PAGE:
• It’s people not robots, who are the key to better insights and analysis. Simply buying new technology doesn’t help you to truly transform. Technology is an enabler of change, and can be used both for good and bad. The type and quality of data that goes through machine analysis ultimately determines the quality of insights, recommendations and impact generated. Garbage In, Garbage Out. Hence the need to train people in business, data governance and translation skills so that they can monitor and understand where and how these technologies are deployed across the organization. Also, if your team is not equipped to use the new tools to perform their jobs better, then it doesn’t matter how shiny the new tool is because an opportunity to create value is immediately lost.
  • While advances like AI promise to change the way we work, it is easy to forget that new technologies are driven by human responses to a changing environment. Although certain old roles are being eliminated and new ones created because of AI, the goal should be to augment human and technology capabilities, rather than reduce the size of your workforce. Identify and differentiate which tasks humans and machines are best suited for. For example, in the context of prediction, humans and machines both have identifiable strengths and weaknesses, and it’s important to understand the extent of these otherwise your organization’s analytics and AI investments will fail to deliver the desired outcomes.
  • The ability to learn, evolve, think differently and understand quickly is just as important for individuals as it is for business. In today’s ever-changing environment the ability to learn, unlearn and relearn is going to be a key currency for finance professionals to hold. Allowing inertia to creep in and deciding to stick with the tried and tested approaches definitely hampers innovation and change.
  • As old systems and processes are superseded by new ways of working, we must learn to leave our legacy mindsets in the past. Finance transformation is not a series of projects, it is a change in the mindset of the organization. Thriving in today’s new world of learning and work requires organizations to adapt its workforce skills and ways of working. This means embracing a growth mindset rather than a fixed mindset. That which made the company successful in the past is no longer valued in the same way today. Understand that the rules of the game are continuously changing and thus you need to be adaptive.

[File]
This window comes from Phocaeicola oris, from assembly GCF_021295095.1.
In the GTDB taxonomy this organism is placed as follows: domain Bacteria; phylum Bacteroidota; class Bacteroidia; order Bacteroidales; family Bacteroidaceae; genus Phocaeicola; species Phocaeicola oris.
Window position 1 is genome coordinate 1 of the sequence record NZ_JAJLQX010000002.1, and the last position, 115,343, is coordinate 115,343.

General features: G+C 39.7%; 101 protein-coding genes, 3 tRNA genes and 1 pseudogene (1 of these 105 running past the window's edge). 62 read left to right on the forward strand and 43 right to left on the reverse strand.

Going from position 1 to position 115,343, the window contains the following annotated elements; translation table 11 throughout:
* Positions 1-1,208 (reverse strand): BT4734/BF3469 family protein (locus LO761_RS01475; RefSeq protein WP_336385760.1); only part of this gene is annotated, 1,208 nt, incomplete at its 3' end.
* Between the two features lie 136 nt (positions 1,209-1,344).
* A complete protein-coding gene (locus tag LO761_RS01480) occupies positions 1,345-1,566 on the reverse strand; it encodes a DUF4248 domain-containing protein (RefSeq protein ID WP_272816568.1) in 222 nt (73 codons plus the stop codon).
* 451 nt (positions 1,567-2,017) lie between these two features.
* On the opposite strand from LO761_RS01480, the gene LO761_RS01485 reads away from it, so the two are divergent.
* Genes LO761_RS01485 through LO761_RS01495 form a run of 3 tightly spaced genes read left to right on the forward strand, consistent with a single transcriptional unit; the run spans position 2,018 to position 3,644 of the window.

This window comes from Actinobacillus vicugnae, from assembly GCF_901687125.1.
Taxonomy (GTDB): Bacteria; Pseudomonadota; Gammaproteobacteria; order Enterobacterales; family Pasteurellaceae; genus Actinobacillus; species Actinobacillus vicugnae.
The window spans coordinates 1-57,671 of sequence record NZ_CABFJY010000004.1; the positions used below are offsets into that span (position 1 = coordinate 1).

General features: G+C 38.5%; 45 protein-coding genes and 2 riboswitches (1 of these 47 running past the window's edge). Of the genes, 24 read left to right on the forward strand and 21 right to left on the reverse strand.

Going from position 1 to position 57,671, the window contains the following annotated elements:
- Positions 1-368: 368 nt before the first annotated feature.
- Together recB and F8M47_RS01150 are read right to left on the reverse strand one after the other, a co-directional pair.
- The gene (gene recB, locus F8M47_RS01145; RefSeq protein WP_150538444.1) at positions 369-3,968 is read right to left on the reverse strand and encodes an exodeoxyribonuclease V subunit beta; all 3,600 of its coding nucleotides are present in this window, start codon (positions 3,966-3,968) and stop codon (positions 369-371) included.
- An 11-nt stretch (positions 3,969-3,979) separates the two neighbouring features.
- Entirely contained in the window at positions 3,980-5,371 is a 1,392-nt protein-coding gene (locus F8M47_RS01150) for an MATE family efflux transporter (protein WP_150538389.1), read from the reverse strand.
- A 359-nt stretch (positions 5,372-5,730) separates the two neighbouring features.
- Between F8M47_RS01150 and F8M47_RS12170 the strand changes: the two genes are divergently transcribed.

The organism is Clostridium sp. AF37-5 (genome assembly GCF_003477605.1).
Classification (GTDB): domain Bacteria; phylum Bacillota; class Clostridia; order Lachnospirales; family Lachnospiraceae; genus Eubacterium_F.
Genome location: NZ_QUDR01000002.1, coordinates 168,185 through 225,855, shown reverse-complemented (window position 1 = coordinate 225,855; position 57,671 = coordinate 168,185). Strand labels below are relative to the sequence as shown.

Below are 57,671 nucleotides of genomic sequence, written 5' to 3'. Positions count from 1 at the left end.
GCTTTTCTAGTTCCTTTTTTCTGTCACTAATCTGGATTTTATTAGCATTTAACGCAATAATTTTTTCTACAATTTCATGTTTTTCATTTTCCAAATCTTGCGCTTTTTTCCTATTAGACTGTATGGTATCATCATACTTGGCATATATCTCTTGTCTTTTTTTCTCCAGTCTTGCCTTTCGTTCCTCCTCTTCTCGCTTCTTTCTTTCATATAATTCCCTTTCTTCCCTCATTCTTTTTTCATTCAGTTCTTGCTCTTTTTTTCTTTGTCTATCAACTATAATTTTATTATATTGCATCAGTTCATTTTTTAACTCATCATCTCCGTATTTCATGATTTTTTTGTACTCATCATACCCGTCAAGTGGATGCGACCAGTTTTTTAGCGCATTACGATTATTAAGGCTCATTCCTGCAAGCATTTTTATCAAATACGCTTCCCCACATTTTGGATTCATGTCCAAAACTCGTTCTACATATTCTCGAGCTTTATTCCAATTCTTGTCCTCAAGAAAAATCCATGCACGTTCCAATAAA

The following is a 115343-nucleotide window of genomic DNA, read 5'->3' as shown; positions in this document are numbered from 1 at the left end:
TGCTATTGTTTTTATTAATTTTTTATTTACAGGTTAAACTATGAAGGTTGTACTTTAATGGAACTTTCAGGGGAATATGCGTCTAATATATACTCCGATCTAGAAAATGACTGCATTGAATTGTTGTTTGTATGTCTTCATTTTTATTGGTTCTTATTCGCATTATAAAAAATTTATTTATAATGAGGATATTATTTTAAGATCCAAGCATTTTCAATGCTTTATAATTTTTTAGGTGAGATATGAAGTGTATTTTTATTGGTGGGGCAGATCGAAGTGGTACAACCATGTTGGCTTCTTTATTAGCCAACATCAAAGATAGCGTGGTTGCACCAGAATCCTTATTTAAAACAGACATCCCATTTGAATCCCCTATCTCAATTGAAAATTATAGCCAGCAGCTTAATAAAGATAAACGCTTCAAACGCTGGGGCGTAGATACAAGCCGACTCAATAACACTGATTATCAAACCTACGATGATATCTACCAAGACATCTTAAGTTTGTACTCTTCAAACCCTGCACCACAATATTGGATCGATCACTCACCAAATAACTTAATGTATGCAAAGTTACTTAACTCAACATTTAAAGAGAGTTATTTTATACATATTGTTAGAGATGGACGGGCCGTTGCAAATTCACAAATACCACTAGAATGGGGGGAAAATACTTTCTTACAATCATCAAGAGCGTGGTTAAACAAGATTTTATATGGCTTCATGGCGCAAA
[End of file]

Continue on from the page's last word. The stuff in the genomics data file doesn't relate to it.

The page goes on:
• Leaders have many roles to play; introducing and communicating the need for change, acting as a change champion and enrolling employees in idea generation. Efficient and effective change management is a result of leaders taking action rather than doing more lip service. Most leaders create playbooks to guide their managerial action, and sometimes as much as the world changes they firmly hold on to those playbooks. Rather than respond to their challenges and mistakes, or earnestly learn from the problems of their competitors, they continue unhampered in their quest for certainty, stability, and conformity. As a leader today, are you relying entirely on preconceived fixed notions about your organization’s talent needs while ignoring or rejecting any contrary signs?
  • The future is unpredictable; ensuring that finance teams have the right mix of digital, technical, business and people skills to deliver insight, influence and impact will be essential if organizations are to successfully navigate the uncharted waters. Since the level of uncertainty and complexity is intensifying and the rate of change also increasing, it’s critical for organizations to ensure that their workforce are equipped with the right skills and capabilities to perform their jobs better. Employers themselves stand to reap the greatest benefits (improved productivity, increased morale, innovative ideas etc.) if they can successfully transform their workforce. On the contrary, not acting right now or delaying action shuts down opportunities to adapt and change in accordance with the new demands.

The authors go on to discuss the various catalysts for transformation, current digital skills gap, and barriers to skills development.

I recommend you to read the entire piece.

Sharing is caring: